A multidisciplinary study conducted by researchers from the Luddy School of Informatics, Computing, and Engineering, the Department of Psychological and Brain Sciences, and Wageningen University in The Netherlands, suggests that people suffering from depression may benefit from avoiding social media in the evening because it may cause a disruption in their circadian rhythm.
The study, “Depression alters the circadian pattern of online activity,” which was published by the journal Scientific Reports, used a large sample of Twitter users who had received a clinical diagnosis of depression and tracked the times in which they did and didn’t tweet, and what they tweeted about. Using the data, the researchers obtained detailed information about their sleeping and waking patterns, including the topics they tweeted about at times that other people might be asleep, providing insight into what users were thinking about at that time of day and night.
“This article is the outcome of a larger effort to investigate the usefulness of social media data as a source of real-time, societally relevant information to model the complex dynamics of mental health,” said Johan Bollen, a professor of informatics and computing at Luddy. “During the COVID-19 pandemic, there is widespread concern about depression due to lockdowns and other social distancing measures. We already know that sleep and depression are closely linked, and that depressed individuals experience changes in their circadian rhythms.”
Researchers expected to observe a shift in activity between the individuals with depression and a random sampling of Twitter users that showed the first group to be going to bed later and waking up later in the day. Instead, the study found that sleeping and waking cycles weren’t shifted in time but that activity levels changed at specific times of the day.
“We found that the difference in activity at those times is directly linked to higher levels of emotionality and rumination,” said Marijn ten Thij, Bollen’s post-doc and first author of the study. “That was a telling observation because it provided insight into when depressed individuals were up at night and what may be keeping them up, potentially pointing towards approaches or highly targeted interventions to help people get more and better sleep.”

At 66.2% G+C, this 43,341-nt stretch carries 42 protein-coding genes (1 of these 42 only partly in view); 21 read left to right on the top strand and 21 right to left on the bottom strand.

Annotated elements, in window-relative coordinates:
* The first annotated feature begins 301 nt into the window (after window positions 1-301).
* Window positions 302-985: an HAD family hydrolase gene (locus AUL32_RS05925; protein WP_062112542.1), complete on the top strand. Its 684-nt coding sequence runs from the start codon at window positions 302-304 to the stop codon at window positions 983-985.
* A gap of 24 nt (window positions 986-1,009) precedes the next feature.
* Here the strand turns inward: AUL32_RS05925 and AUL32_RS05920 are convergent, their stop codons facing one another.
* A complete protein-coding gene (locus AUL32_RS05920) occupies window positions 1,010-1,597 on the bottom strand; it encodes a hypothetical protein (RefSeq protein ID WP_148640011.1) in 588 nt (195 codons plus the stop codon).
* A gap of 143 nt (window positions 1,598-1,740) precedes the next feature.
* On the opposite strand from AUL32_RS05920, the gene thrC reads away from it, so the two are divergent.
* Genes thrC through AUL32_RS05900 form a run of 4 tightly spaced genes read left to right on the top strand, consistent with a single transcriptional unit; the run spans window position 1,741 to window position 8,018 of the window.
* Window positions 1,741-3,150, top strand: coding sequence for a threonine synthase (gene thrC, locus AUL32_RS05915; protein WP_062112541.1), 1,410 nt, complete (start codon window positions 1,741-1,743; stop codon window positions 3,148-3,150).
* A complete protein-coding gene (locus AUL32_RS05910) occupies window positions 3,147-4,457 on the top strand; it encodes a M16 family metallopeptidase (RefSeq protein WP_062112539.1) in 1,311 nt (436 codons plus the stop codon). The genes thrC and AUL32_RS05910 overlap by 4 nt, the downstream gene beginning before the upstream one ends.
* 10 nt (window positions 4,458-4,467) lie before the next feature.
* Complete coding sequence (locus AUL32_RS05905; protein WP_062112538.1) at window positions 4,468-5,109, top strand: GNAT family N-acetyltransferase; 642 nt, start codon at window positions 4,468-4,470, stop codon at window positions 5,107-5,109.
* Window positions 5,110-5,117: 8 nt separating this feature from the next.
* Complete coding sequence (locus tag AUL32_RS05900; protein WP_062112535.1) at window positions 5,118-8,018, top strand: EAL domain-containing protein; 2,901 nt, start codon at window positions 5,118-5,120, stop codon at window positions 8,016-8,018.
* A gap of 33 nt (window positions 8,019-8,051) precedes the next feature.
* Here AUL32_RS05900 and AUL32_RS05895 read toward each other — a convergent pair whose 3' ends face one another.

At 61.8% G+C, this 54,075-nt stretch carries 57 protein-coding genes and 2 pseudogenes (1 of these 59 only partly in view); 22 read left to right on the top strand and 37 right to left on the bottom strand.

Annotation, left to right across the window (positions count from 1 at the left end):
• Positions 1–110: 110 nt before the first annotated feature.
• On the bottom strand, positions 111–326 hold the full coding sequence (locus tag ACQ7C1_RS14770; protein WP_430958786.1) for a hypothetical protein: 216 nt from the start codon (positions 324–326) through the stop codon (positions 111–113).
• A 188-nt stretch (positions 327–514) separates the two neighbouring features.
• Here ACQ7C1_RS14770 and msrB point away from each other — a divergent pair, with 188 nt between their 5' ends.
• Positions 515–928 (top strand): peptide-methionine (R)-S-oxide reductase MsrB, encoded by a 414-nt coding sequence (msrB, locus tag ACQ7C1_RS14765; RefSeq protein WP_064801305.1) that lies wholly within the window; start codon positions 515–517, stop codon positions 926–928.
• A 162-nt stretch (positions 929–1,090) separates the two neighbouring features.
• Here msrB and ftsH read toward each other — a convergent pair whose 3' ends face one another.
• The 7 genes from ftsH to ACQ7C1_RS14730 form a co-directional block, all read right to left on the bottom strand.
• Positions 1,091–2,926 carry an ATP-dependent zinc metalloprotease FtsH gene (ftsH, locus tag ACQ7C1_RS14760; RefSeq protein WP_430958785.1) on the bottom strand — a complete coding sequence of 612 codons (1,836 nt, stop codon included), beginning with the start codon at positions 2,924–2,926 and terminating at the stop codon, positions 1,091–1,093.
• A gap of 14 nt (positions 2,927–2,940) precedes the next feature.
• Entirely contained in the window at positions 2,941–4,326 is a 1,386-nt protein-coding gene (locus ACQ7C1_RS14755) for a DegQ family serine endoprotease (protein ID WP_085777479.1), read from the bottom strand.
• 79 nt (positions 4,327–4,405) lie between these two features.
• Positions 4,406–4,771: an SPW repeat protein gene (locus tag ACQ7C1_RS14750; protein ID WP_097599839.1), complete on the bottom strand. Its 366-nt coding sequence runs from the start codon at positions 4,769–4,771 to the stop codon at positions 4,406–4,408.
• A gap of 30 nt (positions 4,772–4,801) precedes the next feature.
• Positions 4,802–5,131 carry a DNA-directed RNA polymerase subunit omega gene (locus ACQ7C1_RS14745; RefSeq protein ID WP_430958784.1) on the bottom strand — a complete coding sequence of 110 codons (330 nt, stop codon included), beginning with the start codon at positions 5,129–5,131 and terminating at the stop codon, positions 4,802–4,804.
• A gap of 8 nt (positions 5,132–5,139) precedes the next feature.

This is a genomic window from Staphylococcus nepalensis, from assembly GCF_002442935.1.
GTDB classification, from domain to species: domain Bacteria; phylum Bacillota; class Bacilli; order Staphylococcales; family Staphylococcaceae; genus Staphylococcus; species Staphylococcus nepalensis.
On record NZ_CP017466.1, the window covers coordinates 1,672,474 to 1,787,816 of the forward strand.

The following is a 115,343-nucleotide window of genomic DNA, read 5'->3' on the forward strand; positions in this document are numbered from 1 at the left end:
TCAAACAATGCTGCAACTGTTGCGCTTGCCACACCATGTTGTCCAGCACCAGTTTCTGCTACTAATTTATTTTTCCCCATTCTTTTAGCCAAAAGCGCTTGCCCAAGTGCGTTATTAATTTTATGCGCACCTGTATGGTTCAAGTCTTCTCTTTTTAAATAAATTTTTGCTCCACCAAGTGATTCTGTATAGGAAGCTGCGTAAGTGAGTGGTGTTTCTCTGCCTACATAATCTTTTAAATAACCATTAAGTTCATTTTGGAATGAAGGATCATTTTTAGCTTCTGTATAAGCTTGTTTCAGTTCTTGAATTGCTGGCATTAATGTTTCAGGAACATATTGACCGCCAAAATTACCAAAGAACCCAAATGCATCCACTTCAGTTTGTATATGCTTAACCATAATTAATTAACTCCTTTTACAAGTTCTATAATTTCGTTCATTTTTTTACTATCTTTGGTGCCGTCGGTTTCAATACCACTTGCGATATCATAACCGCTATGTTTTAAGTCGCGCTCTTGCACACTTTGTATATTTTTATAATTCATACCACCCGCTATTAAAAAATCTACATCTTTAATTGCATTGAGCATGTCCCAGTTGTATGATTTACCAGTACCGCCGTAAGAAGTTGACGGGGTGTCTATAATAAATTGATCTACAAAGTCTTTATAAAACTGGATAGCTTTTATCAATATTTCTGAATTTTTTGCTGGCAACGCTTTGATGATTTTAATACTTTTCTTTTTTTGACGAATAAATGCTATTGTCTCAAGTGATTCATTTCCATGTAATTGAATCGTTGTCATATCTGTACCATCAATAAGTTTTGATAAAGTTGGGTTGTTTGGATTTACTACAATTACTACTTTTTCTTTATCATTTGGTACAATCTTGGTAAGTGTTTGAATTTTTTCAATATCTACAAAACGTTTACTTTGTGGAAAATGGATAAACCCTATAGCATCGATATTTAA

The results suggest that diagnosis and treatment of depression may focus on modifying the timing of activity, reducing rumination, and decreasing social media use at specific hours of the day.
“For instance, people who are depressed could try to minimize their time on social media in the evening and avoid worrying about things that can’t be fixed in the middle of the night,” Bollen said. “That’s more difficult than it sounds, but our research indicates it could make a big difference.”
The study also highlights the benefits of using social media data to study mental health. The researchers plan to further compare cognitive differences in individuals with depression using online data based on clinical experiences using cognitive behavioral therapy, one of the most commonly used methods of treating depression. These comparisons can be conducted for a wide range of mental health issues in real-time on social media and lead to highly targeted interventions to improve well-being.
“This type of research really showcases the power of interpreting data to improve lives,” said Kay Connelly, the associate dean of research at the Luddy School. “It’s the backbone of all the work that we do at our school, and Johan and his colleagues are making discoveries that can make a real impact in the day-to-day lives of people.”